Heart of a Southern Woman

A snapshot of life one blog post at a time.

Thomas Philip Kerse Captains the Lady Jane! 52 ancestors in 52 weeks

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Lady Jane, boat belonging to Thomas P.Kerse

Lady Jane

For years now I have been begging my family to find old pictures they might have of the Lady Jane! This was a boat, at 50 feet long, a small yacht,  belonging to my maternal grandfather, Thomas Philip Kerse whom you may have read about in the post I just finished, or in the post regarding his first boat the Evelyn, apparently co-owned by him and his father James H. Kerse. My mother talked often and lovingly of the Lady Jane and her family’s adventures traveling on her– picnicking on the Chesapeake Bay– diving off her –swimming and playing with their large family and friends. My older sister and brother had at least both seen the boat of the many stories, but I never had, because the family had sold the boat when my grandfather died, long before I came along.  So  you can imagine my surprise and delight when I came across a word press blog post about the Lady Jane! The post was written about 5 years ago by  Preston Larus and I found it through a google search! I had been searching for photographs through newspaper archives for a long while, perhaps I had never just googled her, regardless, I was thrilled to find this picture and story! In fact, I was so thrilled, that I contacted the author Preston who could not have been more solicitous and friendly! We talked about Richmond and specifically the area where we had both lived as children! He was not aware of the “back story” of the Lady Jane–who had owned it before his grandfather, and that it had been as beloved by that family as by his own! Can you imagine the stories that boat could tell if it could talk!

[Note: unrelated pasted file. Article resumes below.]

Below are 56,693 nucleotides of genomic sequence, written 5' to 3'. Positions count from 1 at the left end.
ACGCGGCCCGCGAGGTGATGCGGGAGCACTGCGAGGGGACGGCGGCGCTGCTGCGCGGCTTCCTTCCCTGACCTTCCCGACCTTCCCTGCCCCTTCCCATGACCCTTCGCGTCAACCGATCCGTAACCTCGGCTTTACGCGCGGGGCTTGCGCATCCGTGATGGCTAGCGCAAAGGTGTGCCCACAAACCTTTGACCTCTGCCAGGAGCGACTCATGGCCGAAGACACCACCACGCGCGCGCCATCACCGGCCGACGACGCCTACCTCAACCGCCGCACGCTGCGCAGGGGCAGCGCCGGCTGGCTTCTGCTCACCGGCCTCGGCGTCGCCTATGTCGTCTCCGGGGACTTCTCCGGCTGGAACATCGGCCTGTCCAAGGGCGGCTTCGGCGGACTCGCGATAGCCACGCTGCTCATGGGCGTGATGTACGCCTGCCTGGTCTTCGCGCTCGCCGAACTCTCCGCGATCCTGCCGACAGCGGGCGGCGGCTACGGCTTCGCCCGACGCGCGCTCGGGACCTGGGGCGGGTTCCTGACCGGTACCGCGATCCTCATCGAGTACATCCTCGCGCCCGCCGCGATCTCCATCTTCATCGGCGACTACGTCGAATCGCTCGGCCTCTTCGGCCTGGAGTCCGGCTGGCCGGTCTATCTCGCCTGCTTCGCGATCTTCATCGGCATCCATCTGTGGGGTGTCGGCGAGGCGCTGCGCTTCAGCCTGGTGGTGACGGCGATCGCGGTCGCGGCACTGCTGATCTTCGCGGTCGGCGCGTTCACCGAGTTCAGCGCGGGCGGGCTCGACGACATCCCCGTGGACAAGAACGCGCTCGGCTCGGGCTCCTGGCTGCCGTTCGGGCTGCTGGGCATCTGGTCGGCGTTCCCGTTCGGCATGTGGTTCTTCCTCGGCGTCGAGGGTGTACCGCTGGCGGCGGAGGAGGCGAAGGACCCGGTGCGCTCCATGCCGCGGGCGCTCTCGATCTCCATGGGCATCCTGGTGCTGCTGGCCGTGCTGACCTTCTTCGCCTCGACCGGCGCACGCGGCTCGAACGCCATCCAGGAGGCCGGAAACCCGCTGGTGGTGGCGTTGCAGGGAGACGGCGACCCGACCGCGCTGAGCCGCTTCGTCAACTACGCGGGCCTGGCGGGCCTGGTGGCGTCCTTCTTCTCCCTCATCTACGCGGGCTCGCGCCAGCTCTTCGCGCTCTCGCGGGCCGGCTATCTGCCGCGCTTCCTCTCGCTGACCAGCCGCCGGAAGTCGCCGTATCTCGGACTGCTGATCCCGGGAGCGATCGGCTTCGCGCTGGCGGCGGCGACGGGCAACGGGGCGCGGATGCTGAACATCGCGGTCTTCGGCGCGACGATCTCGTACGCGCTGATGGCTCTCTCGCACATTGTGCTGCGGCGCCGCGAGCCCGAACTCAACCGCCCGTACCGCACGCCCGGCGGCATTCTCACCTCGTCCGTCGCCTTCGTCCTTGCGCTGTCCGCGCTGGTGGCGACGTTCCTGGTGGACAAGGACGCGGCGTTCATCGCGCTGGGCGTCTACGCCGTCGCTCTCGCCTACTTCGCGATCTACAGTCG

My mother was one of six sisters and one brother who traveled with their police officer father Tom and nurse mother Katherine aboard the Lady Jane! In fact the Lady Jane was named after their youngest child, Janey Bell, b. 1923; as the Evelyn, their first boat had been named after their first child Evelyn, b. 1912 (or Katherine’s mother, Evelyn Langhorne). Mom often spoke of the friends they invited to travel with them on this remarkable boat! What I didn’t know was that my grandfather often captained the boat for chartered trips–to Albany, New York, Philadelphia, Pa., Washington, DC, Maryland, the Eastern Shore, Islands. He took day trips as well up and down the James River.  He also held fundraisers for various groups especially for Sheltering Arms Hospital where my grandmother had graduated in the first class of nursing students! I can find all this in newspaper articles at genealogybank.  It all seemed so romantic and adventurous–and it colored the dreams of this author as a child! Below, I am going to share with you a newspaper clipping I found about the Lady Jane, but more importantly, I am going to share part of the blog post by Preston Larus, with his permission!